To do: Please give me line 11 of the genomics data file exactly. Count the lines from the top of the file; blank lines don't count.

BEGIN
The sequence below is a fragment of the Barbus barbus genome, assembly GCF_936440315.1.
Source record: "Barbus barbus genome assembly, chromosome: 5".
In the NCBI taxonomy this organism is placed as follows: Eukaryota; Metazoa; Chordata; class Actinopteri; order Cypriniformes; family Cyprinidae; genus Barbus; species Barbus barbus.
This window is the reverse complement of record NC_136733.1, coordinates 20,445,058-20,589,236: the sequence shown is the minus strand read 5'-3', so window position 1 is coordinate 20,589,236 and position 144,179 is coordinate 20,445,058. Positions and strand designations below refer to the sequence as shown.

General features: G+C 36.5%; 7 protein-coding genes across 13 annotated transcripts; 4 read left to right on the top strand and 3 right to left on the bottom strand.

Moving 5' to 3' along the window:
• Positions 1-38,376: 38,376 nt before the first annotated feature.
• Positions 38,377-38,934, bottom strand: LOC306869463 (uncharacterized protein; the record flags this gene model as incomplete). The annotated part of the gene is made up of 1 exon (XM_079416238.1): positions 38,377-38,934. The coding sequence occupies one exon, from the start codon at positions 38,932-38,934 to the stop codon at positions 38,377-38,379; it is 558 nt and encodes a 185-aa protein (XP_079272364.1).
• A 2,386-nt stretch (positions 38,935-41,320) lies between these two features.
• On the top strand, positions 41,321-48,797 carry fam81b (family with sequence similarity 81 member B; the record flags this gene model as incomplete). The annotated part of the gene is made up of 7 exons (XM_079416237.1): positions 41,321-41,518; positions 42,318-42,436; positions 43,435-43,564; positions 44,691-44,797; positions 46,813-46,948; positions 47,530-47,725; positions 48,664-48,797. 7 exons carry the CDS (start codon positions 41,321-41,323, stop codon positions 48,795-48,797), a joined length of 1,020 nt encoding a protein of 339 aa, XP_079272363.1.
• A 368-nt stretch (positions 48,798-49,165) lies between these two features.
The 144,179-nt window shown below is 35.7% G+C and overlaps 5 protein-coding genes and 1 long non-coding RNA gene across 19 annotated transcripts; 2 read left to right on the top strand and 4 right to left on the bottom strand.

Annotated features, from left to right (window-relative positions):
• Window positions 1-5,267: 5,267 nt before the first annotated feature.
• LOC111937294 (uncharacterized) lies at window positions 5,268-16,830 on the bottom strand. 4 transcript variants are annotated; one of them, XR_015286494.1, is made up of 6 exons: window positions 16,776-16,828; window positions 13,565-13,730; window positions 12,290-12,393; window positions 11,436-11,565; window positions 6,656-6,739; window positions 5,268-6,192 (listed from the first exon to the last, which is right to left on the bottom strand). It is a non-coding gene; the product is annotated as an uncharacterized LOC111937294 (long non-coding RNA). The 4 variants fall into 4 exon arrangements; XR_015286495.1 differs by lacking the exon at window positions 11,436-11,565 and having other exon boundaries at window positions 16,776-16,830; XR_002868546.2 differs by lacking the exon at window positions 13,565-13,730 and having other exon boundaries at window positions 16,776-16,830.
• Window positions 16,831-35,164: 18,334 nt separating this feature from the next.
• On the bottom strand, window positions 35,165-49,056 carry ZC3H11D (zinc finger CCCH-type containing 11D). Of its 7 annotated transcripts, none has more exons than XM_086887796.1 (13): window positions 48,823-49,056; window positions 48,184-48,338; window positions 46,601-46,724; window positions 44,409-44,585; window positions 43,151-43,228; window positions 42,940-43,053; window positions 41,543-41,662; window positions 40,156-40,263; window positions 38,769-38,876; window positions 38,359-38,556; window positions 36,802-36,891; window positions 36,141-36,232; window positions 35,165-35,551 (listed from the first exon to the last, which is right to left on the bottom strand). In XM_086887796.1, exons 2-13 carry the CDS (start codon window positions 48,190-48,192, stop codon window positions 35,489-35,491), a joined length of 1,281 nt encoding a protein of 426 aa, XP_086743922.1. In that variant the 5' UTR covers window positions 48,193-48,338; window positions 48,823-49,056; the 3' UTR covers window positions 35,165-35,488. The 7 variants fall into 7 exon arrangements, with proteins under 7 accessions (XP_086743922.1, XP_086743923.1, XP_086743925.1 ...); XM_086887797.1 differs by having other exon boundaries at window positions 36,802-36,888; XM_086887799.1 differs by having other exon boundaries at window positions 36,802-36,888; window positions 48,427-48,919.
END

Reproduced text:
• A 368-nt stretch (positions 48,798-49,165) lies between these two features.